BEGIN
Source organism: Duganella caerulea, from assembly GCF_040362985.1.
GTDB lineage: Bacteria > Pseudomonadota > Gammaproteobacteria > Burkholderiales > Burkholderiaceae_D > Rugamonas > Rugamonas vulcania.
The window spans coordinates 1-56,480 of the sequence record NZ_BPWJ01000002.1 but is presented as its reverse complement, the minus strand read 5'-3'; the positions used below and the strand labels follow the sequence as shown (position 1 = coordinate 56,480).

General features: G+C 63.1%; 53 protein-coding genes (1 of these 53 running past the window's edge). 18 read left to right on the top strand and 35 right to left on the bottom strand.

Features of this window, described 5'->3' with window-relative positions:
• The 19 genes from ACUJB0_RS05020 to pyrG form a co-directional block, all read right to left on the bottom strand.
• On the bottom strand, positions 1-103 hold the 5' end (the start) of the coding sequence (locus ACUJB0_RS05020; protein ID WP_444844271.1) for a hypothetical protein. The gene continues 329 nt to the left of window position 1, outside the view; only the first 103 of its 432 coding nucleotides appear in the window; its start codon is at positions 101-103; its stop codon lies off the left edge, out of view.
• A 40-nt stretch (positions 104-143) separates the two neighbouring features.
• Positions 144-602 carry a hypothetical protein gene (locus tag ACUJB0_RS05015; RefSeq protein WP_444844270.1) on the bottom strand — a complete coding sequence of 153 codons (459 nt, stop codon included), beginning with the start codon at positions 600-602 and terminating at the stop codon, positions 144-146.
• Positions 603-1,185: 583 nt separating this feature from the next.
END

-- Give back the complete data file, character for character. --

Source organism: Duganella caerulea, from assembly GCF_040362985.1.
GTDB lineage: Bacteria > Pseudomonadota > Gammaproteobacteria > Burkholderiales > Burkholderiaceae_D > Rugamonas > Rugamonas vulcania.
The window spans coordinates 1-56,480 of the sequence record NZ_BPWJ01000002.1 but is presented as its reverse complement, the minus strand read 5'-3'; the positions used below and the strand labels follow the sequence as shown (position 1 = coordinate 56,480).

General features: G+C 63.1%; 53 protein-coding genes (1 of these 53 running past the window's edge). 18 read left to right on the top strand and 35 right to left on the bottom strand.

Features of this window, described 5'->3' with window-relative positions:
• The 19 genes from ACUJB0_RS05020 to pyrG form a co-directional block, all read right to left on the bottom strand.
• On the bottom strand, positions 1-103 hold the 5' end (the start) of the coding sequence (locus ACUJB0_RS05020; protein ID WP_444844271.1) for a hypothetical protein. The gene continues 329 nt to the left of window position 1, outside the view; only the first 103 of its 432 coding nucleotides appear in the window; its start codon is at positions 101-103; its stop codon lies off the left edge, out of view.
• A 40-nt stretch (positions 104-143) separates the two neighbouring features.
• Positions 144-602 carry a hypothetical protein gene (locus tag ACUJB0_RS05015; RefSeq protein WP_444844270.1) on the bottom strand — a complete coding sequence of 153 codons (459 nt, stop codon included), beginning with the start codon at positions 600-602 and terminating at the stop codon, positions 144-146.
• Positions 603-1,185: 583 nt separating this feature from the next.